Mordecai Richler published hundreds of journalistic pieces in a wide range of publications in Canada, the US and Britain, including columns in the NATIONAL POST and the MONTREAL GAZETTE. He published selections in Hunting Tigers Under Glass (1968, Governor General's Literary Award, Fiction and Essays), Shovelling Trouble (1972), Notes on an Endangered Species (1974), The Great Comic Book Heroes (1978), Home Sweet Home: My Canadian Album (1984), Broadsides (1991) and Belling the Cat (1998). A lifelong sports fan, he published essays devoted to sport in 2002's Dispatches from the Sporting Life, and his last book was On Snooker (2001), a loving look at the game and the characters associated with it. He also wrote an extended foreword to accompany Peter Christopher's photographs in Images of Spain (1977), and the travel memoir This Year in Jerusalem (1994). As an anthologist, his works include The Best of Modern Humour (1986), Writers on World War II (1991), and The Penguin Book of Literary Feuds and Insults (1995).
As a satirist, Mordecai Richler was often a controversial figure, insistent upon interrogating the people, cultures and values surrounding him, exposing their hypocrisies and foibles with wit and passion. One of Canada's best-known writers, he criticized the Canadian literary establishment for its reliance on government funding and what he saw as an often parochial, narrow scope. A member of Montreal's JEWISH community, he created portraits of it that alternate between affection and ridicule, adding his distinctive voice to the tradition of self-reflective JEWISH WRITING in North America crafted by contemporaries like Saul Bellow and Philip Roth. An often stinging opponent of both Canadian and Quebecois nationalism throughout his lifetime, he published Oh Canada! Oh Quebec! Requiem for a Divided Country in 1992.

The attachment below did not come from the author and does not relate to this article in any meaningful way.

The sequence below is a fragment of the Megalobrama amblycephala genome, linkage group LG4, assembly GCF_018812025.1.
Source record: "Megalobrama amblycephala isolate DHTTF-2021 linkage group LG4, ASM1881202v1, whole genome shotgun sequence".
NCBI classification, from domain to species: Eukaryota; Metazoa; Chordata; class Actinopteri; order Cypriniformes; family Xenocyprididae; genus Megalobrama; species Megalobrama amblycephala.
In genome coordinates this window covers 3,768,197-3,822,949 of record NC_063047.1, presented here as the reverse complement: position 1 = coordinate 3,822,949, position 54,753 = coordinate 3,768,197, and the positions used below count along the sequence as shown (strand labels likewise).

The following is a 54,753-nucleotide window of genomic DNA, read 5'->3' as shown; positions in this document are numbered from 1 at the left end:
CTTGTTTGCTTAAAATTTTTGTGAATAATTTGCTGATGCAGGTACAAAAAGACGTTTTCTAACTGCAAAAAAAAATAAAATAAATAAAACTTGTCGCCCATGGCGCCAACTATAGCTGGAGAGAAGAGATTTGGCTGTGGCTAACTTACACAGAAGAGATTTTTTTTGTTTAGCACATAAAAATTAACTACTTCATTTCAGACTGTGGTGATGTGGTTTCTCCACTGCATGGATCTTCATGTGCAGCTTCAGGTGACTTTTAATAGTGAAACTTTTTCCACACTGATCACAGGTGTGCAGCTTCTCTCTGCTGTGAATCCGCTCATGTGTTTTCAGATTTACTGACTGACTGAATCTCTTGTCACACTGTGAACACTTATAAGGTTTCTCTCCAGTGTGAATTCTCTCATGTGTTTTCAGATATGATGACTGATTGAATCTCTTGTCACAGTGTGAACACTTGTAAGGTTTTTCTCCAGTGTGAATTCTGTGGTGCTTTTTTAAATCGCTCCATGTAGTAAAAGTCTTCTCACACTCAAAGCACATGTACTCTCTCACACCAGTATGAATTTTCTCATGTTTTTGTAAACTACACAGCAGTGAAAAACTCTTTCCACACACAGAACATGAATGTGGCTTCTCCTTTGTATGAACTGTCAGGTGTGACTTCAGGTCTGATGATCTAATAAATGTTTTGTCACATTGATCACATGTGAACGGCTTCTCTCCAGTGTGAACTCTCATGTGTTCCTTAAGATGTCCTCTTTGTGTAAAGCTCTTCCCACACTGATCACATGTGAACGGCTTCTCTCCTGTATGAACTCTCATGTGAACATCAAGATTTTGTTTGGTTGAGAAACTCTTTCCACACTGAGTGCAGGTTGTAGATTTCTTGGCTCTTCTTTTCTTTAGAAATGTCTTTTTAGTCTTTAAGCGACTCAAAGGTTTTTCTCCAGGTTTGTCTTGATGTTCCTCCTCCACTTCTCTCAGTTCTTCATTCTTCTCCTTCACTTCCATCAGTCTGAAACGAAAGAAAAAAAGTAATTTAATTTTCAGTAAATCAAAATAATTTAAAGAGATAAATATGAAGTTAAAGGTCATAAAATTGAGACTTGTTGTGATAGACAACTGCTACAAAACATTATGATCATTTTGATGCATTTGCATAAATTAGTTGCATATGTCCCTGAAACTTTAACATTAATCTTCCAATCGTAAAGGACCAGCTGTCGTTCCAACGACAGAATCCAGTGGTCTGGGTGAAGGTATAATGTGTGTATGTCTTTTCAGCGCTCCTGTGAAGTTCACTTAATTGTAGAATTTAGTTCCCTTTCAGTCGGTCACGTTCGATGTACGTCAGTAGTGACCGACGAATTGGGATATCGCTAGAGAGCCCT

Just as the worlds of film and television production often appear within his novels, Richler's work has frequently been adapted for those media. Richler wrote the screenplays for the film adaptations of his novels THE APPRENTICESHIP OF DUDDY KRAVITZ (1974; co-written with Lionel Chetwynd; nominated for an Academy Award) and Joshua Then and Now (1985), both directed by Richler's friend Ted Kotcheff. Richler also contributed to the adaptation of St. Urbain's Horseman (2007) as a television miniseries. Richler was working on a script for BARNEY'S VERSION when he died; the film appeared in 2010, winning several GENIE AWARDS and Vancouver Film Critics Circle Awards. Earlier in his career, Richler also wrote scripts for Life at the Top (1965) and Fun with Dick and Jane (1977; co-written with Jerry Belson and David Giler). His children's book Jacob Two-Two and the Hooded Fang was made into a movie in 1999.
Mordecai Richler's many awards include 3 Governor General's Literary Awards (2 in 1968, 1 in 1971), the Scotiabank Giller Prize (1997), the Stephen Leacock Memorial Medal for Humour (1998), the Commonwealth Writers' Prize (1990; 1998 Canada and the Caribbean), and a Screenwriters Guild of America Award (1974). His writing for children earned him the CLA Book of the Year for Children (1976), the Ruth Schwartz Children's Book Award (1976), and the Mr. Christie's Book Award (1995). Richler was made a Companion of the ORDER OF CANADA in 2001, shortly before his death.